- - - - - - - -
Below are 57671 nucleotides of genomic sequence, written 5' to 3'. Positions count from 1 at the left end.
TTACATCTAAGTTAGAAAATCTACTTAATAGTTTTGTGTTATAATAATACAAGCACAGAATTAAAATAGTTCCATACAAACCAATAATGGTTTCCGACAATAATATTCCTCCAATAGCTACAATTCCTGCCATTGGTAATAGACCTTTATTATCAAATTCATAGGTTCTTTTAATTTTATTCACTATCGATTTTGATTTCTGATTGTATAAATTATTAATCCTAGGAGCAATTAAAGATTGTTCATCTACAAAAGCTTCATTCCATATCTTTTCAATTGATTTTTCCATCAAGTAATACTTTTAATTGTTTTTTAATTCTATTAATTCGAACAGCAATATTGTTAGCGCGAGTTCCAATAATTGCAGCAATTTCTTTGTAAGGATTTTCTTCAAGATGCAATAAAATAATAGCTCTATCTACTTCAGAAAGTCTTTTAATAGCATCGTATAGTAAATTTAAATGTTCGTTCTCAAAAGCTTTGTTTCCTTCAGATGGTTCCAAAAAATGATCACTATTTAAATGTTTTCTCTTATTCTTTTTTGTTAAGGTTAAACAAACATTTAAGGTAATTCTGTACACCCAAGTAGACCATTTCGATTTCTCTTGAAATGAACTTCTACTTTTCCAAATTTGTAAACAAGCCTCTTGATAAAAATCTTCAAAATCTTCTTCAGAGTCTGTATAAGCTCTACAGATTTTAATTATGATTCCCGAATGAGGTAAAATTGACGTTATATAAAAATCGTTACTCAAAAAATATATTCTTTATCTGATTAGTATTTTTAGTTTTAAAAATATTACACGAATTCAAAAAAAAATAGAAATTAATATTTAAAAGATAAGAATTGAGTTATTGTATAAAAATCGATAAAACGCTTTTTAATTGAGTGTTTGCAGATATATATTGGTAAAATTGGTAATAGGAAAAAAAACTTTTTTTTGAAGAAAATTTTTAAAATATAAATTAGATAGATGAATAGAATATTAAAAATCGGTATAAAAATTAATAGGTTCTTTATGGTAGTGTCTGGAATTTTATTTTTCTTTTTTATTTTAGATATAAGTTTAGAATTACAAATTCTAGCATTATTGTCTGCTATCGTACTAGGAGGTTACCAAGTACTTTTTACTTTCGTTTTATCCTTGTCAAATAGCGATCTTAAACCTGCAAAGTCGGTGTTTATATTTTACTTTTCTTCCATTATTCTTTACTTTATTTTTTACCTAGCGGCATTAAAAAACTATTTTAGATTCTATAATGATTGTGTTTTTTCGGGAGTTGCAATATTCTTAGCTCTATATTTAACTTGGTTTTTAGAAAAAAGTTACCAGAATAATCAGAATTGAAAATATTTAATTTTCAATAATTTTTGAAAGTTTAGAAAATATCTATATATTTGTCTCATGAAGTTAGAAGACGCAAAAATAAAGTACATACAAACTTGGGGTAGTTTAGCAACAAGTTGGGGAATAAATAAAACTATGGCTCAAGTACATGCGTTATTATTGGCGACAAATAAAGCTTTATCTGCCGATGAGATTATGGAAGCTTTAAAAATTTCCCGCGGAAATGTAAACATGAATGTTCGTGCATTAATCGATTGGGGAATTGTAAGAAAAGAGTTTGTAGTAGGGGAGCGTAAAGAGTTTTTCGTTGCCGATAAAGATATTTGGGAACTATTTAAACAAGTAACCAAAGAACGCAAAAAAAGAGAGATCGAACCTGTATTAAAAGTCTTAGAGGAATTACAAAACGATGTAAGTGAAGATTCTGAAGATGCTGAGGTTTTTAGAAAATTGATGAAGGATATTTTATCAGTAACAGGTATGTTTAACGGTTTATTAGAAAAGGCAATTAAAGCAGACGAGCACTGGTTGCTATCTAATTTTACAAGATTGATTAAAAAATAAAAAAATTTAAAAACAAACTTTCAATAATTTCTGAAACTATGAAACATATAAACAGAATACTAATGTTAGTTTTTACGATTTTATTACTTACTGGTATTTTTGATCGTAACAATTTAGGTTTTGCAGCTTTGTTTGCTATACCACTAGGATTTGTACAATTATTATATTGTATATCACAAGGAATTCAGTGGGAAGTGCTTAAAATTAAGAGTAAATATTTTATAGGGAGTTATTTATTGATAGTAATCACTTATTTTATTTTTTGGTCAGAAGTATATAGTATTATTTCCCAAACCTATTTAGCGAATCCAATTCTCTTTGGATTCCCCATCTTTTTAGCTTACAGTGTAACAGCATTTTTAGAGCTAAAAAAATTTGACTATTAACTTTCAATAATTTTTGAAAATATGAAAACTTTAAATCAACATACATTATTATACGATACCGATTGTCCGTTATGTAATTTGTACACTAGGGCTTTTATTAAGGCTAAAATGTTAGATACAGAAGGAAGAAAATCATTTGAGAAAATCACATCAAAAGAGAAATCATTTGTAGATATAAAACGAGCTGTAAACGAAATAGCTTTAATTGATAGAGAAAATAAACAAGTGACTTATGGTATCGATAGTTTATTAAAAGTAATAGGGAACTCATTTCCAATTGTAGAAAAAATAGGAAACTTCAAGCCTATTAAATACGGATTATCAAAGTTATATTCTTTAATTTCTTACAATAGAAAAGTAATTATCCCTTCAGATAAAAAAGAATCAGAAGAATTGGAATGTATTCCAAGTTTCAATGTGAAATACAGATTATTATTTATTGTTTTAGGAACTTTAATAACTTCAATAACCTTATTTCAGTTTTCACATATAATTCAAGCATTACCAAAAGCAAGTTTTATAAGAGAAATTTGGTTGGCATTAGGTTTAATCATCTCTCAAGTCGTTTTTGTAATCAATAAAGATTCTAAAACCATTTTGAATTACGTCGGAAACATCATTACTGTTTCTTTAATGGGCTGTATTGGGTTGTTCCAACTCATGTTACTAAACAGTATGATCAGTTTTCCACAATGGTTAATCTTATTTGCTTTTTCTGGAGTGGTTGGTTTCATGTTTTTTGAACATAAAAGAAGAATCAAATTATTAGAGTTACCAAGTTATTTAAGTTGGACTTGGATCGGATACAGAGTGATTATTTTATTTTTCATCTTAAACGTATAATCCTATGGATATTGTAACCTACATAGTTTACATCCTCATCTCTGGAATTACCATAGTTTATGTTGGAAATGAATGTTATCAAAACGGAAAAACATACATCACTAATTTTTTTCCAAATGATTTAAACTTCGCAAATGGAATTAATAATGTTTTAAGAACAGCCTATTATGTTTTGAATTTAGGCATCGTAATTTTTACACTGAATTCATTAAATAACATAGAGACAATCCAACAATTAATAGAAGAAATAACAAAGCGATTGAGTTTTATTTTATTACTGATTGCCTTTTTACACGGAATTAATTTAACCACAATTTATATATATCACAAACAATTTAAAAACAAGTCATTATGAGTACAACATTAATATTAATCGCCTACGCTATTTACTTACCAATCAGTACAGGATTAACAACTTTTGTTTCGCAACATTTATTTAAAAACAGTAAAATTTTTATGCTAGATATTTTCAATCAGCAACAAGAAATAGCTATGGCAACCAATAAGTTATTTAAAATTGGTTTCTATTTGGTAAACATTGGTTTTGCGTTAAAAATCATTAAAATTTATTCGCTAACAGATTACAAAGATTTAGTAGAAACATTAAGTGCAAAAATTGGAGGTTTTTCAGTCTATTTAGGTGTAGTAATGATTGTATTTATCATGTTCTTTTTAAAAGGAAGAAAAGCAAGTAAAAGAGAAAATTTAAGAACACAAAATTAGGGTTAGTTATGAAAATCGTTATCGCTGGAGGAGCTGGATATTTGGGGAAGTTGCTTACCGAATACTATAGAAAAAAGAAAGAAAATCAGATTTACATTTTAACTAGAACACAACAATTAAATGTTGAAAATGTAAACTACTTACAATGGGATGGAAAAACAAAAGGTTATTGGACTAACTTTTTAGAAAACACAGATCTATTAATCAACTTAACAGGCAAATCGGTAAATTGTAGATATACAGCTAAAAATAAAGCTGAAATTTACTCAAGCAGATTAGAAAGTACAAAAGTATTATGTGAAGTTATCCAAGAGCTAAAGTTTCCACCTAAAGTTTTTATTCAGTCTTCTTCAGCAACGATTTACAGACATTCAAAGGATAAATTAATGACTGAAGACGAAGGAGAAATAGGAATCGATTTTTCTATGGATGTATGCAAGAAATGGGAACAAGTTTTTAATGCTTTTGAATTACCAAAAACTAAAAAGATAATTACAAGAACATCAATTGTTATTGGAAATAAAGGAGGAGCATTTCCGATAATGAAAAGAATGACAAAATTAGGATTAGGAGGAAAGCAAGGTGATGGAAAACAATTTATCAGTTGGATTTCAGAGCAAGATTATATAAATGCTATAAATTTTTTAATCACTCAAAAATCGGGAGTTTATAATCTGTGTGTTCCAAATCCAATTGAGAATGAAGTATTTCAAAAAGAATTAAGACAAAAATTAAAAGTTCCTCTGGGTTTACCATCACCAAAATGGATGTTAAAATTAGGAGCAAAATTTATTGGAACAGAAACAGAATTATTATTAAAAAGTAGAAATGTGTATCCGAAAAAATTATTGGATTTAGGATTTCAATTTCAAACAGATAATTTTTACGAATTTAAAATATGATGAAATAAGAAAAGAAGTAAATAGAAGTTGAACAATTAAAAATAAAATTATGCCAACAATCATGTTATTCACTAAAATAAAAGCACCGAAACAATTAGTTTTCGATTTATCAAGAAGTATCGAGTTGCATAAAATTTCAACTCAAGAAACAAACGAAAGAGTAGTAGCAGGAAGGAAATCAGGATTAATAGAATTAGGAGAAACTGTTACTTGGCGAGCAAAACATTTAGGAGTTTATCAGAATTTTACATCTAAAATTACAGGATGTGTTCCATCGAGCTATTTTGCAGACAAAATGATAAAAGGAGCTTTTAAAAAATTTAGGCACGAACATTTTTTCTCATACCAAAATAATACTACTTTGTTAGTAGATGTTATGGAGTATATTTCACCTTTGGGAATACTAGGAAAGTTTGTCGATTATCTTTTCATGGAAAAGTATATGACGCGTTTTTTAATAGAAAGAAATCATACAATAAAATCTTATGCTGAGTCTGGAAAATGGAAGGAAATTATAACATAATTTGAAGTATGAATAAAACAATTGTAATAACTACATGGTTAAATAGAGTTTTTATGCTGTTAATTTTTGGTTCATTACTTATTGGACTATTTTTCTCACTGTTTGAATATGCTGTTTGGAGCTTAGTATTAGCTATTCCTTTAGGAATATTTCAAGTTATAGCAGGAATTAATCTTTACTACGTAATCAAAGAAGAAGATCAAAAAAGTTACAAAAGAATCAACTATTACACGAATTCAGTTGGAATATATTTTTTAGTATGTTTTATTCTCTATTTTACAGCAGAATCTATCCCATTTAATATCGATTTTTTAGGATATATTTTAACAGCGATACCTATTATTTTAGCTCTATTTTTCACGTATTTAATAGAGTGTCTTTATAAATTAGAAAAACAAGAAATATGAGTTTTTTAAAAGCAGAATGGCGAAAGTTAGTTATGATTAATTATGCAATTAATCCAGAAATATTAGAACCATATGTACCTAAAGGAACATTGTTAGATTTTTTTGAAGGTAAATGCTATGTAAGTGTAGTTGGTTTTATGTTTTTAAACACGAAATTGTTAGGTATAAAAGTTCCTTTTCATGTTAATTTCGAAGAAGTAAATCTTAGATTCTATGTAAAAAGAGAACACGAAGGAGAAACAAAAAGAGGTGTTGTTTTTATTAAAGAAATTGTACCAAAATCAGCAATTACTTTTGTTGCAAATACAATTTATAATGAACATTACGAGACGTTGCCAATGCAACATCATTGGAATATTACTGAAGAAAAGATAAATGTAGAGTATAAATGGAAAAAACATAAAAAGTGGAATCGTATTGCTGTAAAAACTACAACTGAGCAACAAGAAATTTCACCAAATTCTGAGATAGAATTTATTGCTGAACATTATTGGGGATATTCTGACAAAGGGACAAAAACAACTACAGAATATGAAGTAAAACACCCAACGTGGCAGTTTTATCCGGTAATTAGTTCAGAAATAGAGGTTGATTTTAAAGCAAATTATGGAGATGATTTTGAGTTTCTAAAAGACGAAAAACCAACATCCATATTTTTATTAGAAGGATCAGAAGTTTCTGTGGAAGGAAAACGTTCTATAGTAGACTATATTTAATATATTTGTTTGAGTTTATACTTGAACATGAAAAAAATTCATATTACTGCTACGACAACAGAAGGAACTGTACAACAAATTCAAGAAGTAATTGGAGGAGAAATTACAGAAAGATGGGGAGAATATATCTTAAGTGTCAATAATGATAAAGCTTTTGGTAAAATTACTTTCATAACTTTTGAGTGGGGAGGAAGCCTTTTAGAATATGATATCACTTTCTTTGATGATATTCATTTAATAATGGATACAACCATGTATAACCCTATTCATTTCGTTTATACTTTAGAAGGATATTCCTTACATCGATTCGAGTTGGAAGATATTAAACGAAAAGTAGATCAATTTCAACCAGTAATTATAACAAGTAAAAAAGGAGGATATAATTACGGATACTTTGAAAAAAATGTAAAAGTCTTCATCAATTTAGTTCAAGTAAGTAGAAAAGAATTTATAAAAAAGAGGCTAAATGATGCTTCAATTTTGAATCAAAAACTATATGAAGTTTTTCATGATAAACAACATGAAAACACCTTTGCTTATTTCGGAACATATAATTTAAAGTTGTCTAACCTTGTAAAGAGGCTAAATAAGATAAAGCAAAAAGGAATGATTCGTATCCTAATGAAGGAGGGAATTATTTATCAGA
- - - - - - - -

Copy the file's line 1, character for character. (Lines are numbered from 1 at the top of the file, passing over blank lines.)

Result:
Below are 57671 nucleotides of genomic sequence, written 5' to 3'. Positions count from 1 at the left end.